The first installment gave us a little history of the Pittston, PA area and ended with my great-grandfather, Arthur Matthews' immigration to the United States shortly after Abraham Lincoln's assassination. Today you will learn a little more about Arthur and about my great grandmother, Ada Hobbs Merritt Matthews and her family.
I do not know what caused him [Arthur Matthews] to settle in Pittston, but from the number of Welsh people we visited on Sunday afternoons during my childhood, and the number who in turn visited us at 13 Nafus Street, it is possible that they influenced his choice. And it is possible that his first wife was of the Griffith families who came to the USA from Wales in 1830 and 1860, settled in Pittston and neighboring Plymouth and were engaged in sinking coal mine shafts. Or he may have been related to and had maintained contact with descendents [sic] of William Matthews who emigrated from Wales to Litchfield, Connecticut in 1671, and decades later married into the Lyman Hakes family of Wilkes-Barre, Pa.
In any event he went to work in the mines of the Pennsylvania Coal Company, founded by William R. Griffith. I imagine, altho I am not certain, that at first he must have been just a miner. But not for long, for his first love was music. He played the violin and the piano, composed hymns and led the choir in the Methodist Episcopal Church in Pittston. Soon, as an independent contractor, supervising his crew at the mines required only the first two hours of the day; the rest of the day he spend at his music store uptown. A very devout Roman Catholic Miss Allen ran the store when he was busy elsewhere. Later she became a nun.
By his first wife, a Griffith, he fathered two sons; William Matthews, 1869 and John Matthews born 1870. We are told that she died in childbirth. Thus, my father was widowed when he was 26. At that time my mother, Ada Hobbs Merritt Matthews (born in 1855) would have been only 15 years of age. We do not know the date they married* but their first child, my sister Lillian, was born in 1878 when my mother would have been 23 and my father 34.
My mother’s brother, Joseph Hobbs, and her two sisters, Emily and Bessie, came to this country from London and lived in West Pittston, Pa., with their mother’s brother, Uncle John Merritt. Later, following the death of her mother, my mother, then a very young girl, came to live with Uncle John and his wife Margaret. I know no more about my mother’s family or how they were situated, but several things seem to indicate that they were not an impoverished family. A picture of my mother, taken in London when she was quite young, shows a very well dressed young lady. And Uncle John Merritt is described as a native of England, of a family of inventors. Also, many times, as a child I heard (and Dorothy did also) about tea lands owned by my mother’s family in the Far East and that unless someone of the family went to England to assert ownership, thy would revert to the Crown. This was brought up again and again, always with regret that no one had looked into it.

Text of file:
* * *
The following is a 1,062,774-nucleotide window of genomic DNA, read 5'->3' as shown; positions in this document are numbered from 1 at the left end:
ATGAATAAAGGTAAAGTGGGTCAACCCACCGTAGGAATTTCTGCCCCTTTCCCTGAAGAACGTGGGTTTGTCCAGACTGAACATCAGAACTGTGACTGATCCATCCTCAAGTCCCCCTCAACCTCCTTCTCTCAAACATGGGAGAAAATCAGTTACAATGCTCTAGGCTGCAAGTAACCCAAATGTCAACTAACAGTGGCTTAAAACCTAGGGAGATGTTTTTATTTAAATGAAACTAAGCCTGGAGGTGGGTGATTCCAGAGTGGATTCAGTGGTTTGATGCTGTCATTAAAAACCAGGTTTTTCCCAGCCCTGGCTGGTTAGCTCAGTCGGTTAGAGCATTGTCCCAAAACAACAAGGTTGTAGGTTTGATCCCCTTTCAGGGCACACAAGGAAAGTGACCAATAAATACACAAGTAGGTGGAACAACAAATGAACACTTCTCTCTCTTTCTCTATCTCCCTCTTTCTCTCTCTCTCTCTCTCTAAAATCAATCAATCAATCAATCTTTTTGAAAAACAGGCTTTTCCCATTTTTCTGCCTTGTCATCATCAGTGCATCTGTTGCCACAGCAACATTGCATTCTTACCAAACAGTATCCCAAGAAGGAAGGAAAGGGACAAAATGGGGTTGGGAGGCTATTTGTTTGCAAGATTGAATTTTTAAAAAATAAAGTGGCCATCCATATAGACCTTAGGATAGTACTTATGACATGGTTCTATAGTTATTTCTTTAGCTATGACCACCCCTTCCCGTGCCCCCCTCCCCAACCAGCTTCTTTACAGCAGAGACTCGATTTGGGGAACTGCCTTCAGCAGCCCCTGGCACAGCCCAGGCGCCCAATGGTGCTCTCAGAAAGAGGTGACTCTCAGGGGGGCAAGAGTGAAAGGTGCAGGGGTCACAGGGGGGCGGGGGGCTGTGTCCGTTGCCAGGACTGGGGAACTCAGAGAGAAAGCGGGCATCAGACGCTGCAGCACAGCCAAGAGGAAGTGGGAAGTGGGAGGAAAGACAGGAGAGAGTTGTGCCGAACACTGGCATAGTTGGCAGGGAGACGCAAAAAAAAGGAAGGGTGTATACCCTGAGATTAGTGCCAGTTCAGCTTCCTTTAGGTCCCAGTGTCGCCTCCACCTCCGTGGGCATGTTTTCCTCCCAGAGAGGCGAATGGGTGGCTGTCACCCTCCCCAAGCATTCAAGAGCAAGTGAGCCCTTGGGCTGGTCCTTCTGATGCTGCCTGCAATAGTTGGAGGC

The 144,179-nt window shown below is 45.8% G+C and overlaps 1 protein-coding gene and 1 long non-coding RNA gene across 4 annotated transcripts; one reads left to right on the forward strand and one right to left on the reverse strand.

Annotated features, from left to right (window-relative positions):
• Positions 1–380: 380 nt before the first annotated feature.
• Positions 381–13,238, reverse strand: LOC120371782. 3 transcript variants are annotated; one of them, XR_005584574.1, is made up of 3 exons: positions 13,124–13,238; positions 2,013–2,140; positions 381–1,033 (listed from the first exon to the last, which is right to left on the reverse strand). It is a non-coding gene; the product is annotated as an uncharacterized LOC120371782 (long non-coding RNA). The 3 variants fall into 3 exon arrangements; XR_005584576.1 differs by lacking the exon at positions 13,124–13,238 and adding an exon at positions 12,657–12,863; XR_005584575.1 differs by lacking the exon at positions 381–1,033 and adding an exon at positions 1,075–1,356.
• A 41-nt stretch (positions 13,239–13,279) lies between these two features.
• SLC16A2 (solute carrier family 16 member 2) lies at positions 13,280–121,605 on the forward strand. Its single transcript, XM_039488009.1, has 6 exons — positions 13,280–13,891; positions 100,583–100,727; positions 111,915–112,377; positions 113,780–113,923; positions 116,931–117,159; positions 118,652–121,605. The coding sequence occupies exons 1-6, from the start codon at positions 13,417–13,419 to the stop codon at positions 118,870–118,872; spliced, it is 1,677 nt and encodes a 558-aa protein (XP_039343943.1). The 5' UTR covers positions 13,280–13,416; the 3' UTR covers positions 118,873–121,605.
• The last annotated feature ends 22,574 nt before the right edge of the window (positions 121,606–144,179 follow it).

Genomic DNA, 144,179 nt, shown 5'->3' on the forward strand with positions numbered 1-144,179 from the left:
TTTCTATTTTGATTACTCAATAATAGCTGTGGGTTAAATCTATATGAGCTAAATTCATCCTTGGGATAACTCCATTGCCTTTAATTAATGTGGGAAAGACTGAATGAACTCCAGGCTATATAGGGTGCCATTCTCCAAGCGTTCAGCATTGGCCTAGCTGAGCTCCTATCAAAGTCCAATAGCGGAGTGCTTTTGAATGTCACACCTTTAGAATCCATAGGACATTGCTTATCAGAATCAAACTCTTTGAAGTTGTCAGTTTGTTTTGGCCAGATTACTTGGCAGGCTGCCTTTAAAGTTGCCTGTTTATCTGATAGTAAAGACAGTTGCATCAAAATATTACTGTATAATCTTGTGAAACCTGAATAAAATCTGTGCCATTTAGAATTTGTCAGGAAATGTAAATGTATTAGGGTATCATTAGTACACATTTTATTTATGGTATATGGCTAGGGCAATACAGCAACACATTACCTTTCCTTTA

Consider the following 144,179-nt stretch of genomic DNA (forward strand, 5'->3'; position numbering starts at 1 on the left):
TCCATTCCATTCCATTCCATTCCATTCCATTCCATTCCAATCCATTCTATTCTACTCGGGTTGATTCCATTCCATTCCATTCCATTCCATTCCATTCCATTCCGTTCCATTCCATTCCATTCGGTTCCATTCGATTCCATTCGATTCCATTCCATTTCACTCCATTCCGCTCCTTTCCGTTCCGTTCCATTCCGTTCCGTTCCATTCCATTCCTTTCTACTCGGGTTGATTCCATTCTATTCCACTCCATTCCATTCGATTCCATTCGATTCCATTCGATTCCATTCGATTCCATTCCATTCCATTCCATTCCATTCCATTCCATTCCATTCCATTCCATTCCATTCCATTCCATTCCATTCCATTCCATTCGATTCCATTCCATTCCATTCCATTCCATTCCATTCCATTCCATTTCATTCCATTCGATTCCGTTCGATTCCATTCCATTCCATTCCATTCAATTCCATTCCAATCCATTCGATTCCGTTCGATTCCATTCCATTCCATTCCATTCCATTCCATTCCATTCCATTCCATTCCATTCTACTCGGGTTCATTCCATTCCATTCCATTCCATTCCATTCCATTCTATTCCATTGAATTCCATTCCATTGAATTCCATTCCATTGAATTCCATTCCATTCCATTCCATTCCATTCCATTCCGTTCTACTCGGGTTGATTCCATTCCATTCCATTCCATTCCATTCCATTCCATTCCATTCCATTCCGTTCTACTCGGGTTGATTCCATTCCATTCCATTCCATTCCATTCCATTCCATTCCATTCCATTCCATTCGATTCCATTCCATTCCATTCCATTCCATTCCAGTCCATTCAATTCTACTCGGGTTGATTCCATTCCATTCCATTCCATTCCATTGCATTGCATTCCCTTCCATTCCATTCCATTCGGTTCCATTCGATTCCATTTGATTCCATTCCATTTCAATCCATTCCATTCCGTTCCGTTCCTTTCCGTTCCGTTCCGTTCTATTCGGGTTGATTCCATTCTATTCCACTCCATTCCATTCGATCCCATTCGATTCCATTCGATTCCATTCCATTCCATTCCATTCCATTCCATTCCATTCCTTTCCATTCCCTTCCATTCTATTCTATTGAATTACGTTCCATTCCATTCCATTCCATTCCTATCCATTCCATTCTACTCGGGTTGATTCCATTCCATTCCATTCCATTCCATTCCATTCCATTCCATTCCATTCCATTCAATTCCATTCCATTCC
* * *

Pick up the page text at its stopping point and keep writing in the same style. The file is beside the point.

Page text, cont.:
A History of Luzerne County, Pennsylvania, published in 1893, describes Uncle John and his wife, Margaret Stephens Merritt, as natives of England, of a family of inventors. It states that John Merritt had charge of the machinery of the Pennsylvania Coal Company until 1870, and was superintendent of the Pittston Gas Co. until his death in 1882 when my mother was 27.
My mother lived with Great Uncle John and his wife Margaret until she married my father. Margaret is said to have strongly opposed the marriage as they had become very fond of Ada and felt she was much too young to marry a widower who was the father of two young sons. Apparently she was opposed to marriage in general, for their own daughters, Mary and Margaret, never married. In addition, they had two sons, John W. Merritt, Jr. born 1859 and Adrian. Adrian was an engineer.
My niece, Dorothy Hunter Krick Kenworthy, older daughter of my sister Lillian, knew John Jr. and his two sisters quite well and called on them and John’s daughter Edith at the homestead on Wyoming Avenue in West Pittston. She describes them as very proper persons who spoke the King’s English and served tea every afternoon. Uncle John who live to be 90, (he attended Wyoming Seminary), she describes as an interesting and well educated electrical engineer. He was Superintendent of the Pittston Light Co., and was responsible for the planning and installation of electric power in Pittston. Later he moved to Virginia as a mining engineer. Dorothy and her mother Lillian visited Uncle John and the two sisters frequently. Dorothy says she enjoyed Margaret because she was more down to earth and she had a wonderful sense of humor. She was organist of the West Pittston Trinity Church for years. The Merritts were Episcopalians as was Grandma Matthews (my mother) until she married.
Dorothy describes my mother’s sister Emily as a petite little person, very proud of her appearance, especially her dainty feet! Bessie, for whom my sister was named, was extremely attractive and had a beautiful singing voice. After her marriage to William Snell they lived in Dorrancetown (now Kingston) where she sang in the Methodist choir. They legally adopted Mr. Snell’s niece, Ellen, a close friend of my sister Lillian. Ellen later became Deaconess of the M. E. church. Aunt Bessie died in the 1930s.
Dorothy’s letters, from which much of this information is taken, are filled with other backup materials.**
* I found the date of Ada and Arthur's marriage - they were married at the Methodist parsonage on October 28, 1876.
** I have just found these letters.